Many small and medium-sized enterprises are banking on the winter sales that start from January 15 and end on February 28, as in recent years many stores have been forced to shut down permanently after selling out of stock at the end of the sales period.
This year in particular the commercial sector is hoping the upcoming sales period will offset some of the losses registered in the festive season, when turnover was even lower then anticipated.
Sales are expected to start with a 50 percent discount rate in clothing merchandise, 30 percent in shoes and technology items, while homeware goods will also see big cuts in prices. Toward the end of the sales period discount rates will reach up to 80 percent, as has been observed in recent years.
Many shops, including chainstores, had already started making special offers on some or most of their merchandise a few days before Christmas – a practice that was unheard of in the Greek market before the economic crisis: A well-known US chain that retails casual clothing had four days of offers at a 30 percent discount on all its products, a British chain had a similar four-day offers period with 20 percent discounts on all its men’s and children’s clothes, while another had 60 percent off selected clothes for men and women. These offers are usually made in combination with loyalty cards or discount vouchers that can be used in future purchases.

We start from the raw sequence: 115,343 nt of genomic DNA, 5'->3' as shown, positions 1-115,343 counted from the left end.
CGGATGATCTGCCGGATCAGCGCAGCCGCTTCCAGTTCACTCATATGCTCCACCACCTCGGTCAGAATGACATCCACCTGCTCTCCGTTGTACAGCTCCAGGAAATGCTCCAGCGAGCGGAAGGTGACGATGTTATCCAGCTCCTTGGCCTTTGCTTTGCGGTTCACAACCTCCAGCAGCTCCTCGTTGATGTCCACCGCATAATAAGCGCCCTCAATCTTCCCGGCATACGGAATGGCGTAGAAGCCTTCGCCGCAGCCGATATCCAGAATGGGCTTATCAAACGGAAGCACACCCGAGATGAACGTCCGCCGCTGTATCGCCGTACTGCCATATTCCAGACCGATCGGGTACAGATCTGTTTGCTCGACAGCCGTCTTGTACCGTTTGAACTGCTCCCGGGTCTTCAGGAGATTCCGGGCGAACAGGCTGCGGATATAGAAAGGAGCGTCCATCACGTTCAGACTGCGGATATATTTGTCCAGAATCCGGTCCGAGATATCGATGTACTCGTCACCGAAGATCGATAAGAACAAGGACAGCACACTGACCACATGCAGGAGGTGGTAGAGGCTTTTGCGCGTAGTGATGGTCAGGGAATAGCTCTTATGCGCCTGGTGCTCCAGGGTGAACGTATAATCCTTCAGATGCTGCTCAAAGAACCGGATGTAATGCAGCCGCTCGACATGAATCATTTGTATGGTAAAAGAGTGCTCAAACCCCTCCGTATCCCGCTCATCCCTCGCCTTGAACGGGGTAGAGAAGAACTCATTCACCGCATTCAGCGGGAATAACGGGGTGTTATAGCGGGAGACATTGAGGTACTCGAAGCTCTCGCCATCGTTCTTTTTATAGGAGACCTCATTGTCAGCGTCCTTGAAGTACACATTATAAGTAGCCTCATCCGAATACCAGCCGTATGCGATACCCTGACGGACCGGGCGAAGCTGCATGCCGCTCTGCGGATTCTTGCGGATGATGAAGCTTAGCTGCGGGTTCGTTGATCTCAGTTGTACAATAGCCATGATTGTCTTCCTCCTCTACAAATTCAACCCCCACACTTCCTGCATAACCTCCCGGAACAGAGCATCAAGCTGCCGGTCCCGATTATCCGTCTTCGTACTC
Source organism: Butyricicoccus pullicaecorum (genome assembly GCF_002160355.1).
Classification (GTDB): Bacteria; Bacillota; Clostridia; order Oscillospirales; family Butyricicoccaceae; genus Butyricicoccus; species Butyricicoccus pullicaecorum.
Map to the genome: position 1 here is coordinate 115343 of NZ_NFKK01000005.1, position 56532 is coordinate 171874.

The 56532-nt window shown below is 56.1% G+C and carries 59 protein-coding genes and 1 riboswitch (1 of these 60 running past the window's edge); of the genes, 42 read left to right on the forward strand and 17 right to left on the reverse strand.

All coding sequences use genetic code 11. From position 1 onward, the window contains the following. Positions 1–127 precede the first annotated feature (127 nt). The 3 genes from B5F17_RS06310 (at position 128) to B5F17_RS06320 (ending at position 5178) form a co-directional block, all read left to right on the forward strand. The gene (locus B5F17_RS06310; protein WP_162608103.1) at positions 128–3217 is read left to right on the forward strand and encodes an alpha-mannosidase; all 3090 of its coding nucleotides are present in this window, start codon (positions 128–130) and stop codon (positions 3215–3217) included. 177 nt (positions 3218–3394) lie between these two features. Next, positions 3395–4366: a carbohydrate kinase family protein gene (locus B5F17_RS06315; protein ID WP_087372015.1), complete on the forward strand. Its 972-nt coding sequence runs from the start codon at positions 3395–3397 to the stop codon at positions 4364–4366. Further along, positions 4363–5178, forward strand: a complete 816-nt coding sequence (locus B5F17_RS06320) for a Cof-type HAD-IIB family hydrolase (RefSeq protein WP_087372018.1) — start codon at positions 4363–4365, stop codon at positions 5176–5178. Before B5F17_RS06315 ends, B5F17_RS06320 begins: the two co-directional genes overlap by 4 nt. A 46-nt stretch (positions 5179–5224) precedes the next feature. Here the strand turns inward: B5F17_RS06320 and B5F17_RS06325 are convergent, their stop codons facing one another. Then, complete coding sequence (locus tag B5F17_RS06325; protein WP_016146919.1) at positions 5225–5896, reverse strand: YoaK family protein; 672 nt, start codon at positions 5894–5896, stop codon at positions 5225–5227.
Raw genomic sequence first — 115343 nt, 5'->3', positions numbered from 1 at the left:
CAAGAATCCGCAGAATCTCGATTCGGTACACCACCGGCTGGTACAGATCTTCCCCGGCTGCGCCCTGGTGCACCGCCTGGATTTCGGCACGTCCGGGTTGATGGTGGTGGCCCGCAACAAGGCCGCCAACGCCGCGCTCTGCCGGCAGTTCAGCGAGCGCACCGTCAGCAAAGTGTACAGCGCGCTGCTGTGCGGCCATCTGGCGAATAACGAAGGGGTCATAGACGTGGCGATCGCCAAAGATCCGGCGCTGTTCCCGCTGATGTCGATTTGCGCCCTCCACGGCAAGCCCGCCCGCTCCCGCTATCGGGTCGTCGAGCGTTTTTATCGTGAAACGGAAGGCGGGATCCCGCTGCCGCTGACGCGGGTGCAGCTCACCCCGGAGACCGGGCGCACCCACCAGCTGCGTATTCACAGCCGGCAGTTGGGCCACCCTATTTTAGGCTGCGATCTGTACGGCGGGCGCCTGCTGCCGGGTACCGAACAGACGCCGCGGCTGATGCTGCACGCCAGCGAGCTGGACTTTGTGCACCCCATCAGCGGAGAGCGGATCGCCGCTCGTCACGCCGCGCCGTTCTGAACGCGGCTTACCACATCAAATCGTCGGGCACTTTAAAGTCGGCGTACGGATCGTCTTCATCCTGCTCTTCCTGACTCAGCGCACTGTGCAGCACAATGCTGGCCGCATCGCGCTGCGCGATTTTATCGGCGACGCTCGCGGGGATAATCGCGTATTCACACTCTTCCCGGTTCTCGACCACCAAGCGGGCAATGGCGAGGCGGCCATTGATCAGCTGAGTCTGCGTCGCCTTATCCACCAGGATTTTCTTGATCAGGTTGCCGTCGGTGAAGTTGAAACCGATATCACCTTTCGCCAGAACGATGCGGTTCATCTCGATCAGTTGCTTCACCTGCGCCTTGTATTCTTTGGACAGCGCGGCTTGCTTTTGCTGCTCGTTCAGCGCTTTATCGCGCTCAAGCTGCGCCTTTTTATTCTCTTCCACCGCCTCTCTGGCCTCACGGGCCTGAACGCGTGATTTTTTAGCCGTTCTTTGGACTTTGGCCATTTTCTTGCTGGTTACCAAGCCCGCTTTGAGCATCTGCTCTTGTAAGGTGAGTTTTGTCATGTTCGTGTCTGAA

This sales window from January 15 will more than likely be the last under the current system, as the Development Ministry is promoting changes that will see winter sales last from the second Monday of January until end-February. Summer sales are seen taking place from the second Monday of July until end-August, and there will also be two more sales windows in November and May, lasting 10 days each. Discounts will not be allowed up to 30 days before sales periods. A ministerial decision will determine the period of time when seasonal goods will be sold at a discount.